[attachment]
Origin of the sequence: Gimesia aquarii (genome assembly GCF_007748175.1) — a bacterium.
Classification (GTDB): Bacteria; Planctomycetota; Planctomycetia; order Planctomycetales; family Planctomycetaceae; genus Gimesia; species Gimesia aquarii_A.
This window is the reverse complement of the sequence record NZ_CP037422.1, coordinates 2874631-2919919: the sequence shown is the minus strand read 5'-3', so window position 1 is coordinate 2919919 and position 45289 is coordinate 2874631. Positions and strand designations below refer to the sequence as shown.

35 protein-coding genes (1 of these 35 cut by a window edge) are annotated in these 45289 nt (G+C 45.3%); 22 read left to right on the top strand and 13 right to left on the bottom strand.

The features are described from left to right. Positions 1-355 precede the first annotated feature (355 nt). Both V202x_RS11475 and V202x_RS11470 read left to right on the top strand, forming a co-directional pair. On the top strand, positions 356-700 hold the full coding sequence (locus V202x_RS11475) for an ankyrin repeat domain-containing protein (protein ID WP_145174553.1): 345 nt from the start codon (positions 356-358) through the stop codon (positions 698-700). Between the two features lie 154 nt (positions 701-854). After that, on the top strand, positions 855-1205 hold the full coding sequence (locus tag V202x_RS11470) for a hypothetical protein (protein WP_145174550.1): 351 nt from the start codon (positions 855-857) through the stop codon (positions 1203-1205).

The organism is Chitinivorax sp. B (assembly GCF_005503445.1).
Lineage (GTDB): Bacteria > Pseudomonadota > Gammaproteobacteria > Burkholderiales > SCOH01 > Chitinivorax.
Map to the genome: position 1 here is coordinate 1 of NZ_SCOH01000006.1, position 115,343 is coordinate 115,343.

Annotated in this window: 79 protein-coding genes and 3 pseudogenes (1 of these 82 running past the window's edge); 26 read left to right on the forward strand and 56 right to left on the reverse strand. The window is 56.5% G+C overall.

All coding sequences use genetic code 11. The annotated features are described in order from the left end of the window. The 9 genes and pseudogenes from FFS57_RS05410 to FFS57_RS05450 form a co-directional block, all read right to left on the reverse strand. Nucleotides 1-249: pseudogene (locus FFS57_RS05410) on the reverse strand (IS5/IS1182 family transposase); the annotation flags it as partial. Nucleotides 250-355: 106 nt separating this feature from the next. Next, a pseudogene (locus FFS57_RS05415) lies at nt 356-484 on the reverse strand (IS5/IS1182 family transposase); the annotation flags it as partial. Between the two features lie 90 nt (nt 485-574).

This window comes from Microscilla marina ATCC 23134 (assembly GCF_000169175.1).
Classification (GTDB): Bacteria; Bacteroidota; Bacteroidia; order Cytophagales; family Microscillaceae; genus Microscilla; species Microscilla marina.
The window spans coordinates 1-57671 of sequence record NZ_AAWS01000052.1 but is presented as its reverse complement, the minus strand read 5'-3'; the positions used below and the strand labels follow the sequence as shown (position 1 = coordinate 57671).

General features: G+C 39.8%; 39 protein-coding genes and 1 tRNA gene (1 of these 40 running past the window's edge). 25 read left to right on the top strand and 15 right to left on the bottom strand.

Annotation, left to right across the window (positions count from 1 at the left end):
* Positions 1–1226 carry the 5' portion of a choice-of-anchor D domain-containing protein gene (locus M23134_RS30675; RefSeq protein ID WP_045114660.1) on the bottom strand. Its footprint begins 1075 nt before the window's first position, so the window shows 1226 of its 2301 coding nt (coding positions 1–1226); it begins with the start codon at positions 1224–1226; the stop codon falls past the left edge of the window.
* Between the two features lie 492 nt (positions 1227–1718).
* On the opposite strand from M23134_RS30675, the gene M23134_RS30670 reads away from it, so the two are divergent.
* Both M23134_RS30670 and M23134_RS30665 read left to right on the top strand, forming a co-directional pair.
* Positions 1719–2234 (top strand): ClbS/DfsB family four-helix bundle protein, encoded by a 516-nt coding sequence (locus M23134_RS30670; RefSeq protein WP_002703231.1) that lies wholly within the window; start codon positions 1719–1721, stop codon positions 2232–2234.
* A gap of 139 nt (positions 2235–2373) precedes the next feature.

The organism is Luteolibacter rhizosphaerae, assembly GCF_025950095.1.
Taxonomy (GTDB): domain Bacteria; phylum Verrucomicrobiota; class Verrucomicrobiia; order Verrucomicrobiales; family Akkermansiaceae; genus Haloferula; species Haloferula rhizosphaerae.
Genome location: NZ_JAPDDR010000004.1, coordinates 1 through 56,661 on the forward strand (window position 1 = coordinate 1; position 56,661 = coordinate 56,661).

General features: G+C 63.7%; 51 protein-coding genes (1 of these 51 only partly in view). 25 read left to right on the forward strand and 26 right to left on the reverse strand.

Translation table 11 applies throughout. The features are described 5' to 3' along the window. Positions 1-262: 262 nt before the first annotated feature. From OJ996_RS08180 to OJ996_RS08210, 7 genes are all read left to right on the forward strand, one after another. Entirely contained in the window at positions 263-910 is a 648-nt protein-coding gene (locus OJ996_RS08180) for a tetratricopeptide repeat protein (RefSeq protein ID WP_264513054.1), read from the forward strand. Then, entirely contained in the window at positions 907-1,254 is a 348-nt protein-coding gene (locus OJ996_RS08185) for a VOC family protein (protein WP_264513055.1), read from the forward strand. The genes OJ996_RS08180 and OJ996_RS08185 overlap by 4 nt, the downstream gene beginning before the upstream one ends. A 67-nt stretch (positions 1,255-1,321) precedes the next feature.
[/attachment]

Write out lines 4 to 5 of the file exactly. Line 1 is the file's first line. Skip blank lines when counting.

35 protein-coding genes (1 of these 35 cut by a window edge) are annotated in these 45289 nt (G+C 45.3%); 22 read left to right on the top strand and 13 right to left on the bottom strand.

The features are described from left to right. Positions 1-355 precede the first annotated feature (355 nt). Both V202x_RS11475 and V202x_RS11470 read left to right on the top strand, forming a co-directional pair. On the top strand, positions 356-700 hold the full coding sequence (locus V202x_RS11475) for an ankyrin repeat domain-containing protein (protein ID WP_145174553.1): 345 nt from the start codon (positions 356-358) through the stop codon (positions 698-700). Between the two features lie 154 nt (positions 701-854). After that, on the top strand, positions 855-1205 hold the full coding sequence (locus tag V202x_RS11470) for a hypothetical protein (protein WP_145174550.1): 351 nt from the start codon (positions 855-857) through the stop codon (positions 1203-1205).